The Oklahoma City Council chose Pastor Lee E. Cooper, Jr. for interim Ward 7 Council member Tuesday after considering 18 applications for the post.
He will be sworn in at the beginning of the next Council meeting June 19 and take his seat immediately.
Cooper has already been involved in city government serving as the Ward 7 Planning Commissioner. He will resign that post before being sworn in as a Council member.
Mayor David Holt said that the choice was “something that you simply couldn’t deny” when considering the “universal praise” Cooper received both from the community and from those in City Hall who had worked with him through the Planning Commission.
Cooper is well-known in Ward 7 as the pastor of Prospect Missionary Baptist Church, 2809 N Missouri Ave, Oklahoma City. He has served in that position since 1987.
He earned a doctorate of Humane Letters from Virginia University of Lynchburg in 2005.
Even though Cooper was not available for comment when we visited the church Tuesday afternoon, we were able to talk with Penny R. Emery, a local realtor, and director of the summer children’s program staff.
“He’s a native of the east side and this community. And he is a son of St. John Missionary Baptist Church,” Emery said. “He knows this community.”
Both congregations have deep histories of strong community activism and advocacy but not radicalism.
Free Press reported the Martin Luther King, Jr. celebration in 2017 that involved Cooper and other east side pastors in a joint community service at St. John Missionary Baptist Church.
“I think we all feel that the act of appointing is no substitute for democracy,” said Mayor David Holt just before announcing Cooper’s appointment.
“But we are all grateful that there is a democratic resolution coming in August and in November so the voters of Ward 7 will have the opportunity to choose their long-term representative.”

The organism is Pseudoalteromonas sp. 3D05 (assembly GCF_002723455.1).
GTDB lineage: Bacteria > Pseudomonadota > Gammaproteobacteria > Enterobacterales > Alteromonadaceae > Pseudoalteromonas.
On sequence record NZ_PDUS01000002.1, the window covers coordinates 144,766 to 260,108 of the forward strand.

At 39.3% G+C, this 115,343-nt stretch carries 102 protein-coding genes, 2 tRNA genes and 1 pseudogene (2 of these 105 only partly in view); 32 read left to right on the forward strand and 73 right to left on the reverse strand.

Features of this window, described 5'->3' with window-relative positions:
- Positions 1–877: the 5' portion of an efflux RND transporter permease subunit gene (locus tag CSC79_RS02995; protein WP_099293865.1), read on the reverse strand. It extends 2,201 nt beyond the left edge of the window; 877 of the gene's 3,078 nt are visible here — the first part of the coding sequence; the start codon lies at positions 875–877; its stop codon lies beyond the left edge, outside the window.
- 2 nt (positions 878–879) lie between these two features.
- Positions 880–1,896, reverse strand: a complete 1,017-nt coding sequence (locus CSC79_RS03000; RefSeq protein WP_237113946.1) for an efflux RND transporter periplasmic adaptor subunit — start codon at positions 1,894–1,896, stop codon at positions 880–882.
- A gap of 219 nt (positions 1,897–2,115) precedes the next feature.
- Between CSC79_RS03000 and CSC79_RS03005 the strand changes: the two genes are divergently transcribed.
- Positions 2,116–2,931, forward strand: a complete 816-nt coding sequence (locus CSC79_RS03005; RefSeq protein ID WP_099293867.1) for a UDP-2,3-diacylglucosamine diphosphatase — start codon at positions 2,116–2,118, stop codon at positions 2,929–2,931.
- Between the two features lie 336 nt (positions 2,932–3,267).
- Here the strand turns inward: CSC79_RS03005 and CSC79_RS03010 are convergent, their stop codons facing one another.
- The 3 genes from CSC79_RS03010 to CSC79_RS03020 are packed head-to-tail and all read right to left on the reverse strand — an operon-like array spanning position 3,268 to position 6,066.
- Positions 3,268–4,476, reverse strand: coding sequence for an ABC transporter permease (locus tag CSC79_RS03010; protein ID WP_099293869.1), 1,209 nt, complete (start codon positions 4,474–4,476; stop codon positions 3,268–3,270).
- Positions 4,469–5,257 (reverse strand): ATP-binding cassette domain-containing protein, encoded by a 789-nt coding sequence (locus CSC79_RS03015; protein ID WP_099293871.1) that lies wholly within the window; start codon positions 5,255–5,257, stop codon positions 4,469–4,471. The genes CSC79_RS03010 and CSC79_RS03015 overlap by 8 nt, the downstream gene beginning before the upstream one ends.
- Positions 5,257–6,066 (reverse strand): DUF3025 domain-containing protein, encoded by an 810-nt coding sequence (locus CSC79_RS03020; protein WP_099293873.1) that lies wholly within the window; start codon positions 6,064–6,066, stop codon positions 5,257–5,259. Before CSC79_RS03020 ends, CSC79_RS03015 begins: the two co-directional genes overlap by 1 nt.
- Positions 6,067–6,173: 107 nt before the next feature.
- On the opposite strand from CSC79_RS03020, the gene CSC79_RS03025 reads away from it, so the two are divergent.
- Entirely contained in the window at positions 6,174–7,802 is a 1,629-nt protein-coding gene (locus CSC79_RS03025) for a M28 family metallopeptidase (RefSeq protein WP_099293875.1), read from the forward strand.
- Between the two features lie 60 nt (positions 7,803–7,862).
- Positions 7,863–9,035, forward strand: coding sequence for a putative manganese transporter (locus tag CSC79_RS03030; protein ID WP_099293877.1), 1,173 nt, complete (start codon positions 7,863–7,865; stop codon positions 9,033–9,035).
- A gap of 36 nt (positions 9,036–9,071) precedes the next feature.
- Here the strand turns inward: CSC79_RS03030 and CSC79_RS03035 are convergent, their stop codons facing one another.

Holt said that Cooper has pledged not to run for election in the general primary Aug 28.
The mayor said the “philosophy was that we should choose someone who was not going to run,” and that “the people of Ward 7 should have a blank slate and would not give anyone the power of incumbency.”
Cooper will serve until voters elect someone to fill the seat in a primary special election Aug 28. If no candidate wins 51 percent of the vote, the runoff will be Nov 6.
The city charter required the council to make the appointment and set a date for an election.
The filing period will be June 13-15 for the Aug primary.
Maps of all 8 wards are HERE.
City staff provided the following information about the process:
Candidates must submit a written declaration of candidacy, along with how the candidate wants his or her name to appear on the ballot.
Candidates must include a cashier’s or certified check for $200, or a petition supporting the filing signed by at least 500 registered voters eligible to vote for the candidate. The check will be returned if the candidate is unopposed, receives more than 15 percent of the votes cast in the primary special election or advances to the runoff.
Candidates must file their declaration of candidacy and check or petition to the Oklahoma County Election Board, 4201 N Lincoln Blvd., Oklahoma City, OK 73105-5210, (405) 713-1515.
The Oklahoma City Council has nine members: the Mayor, who is elected citywide, and one member representing each of Oklahoma City’s eight Wards.
The Council is nonpartisan and members serve part-time at the head of the City’s Council-Manager form of government. The Mayor’s annual salary is $24,000, and Council members’ annual salary is $12,000.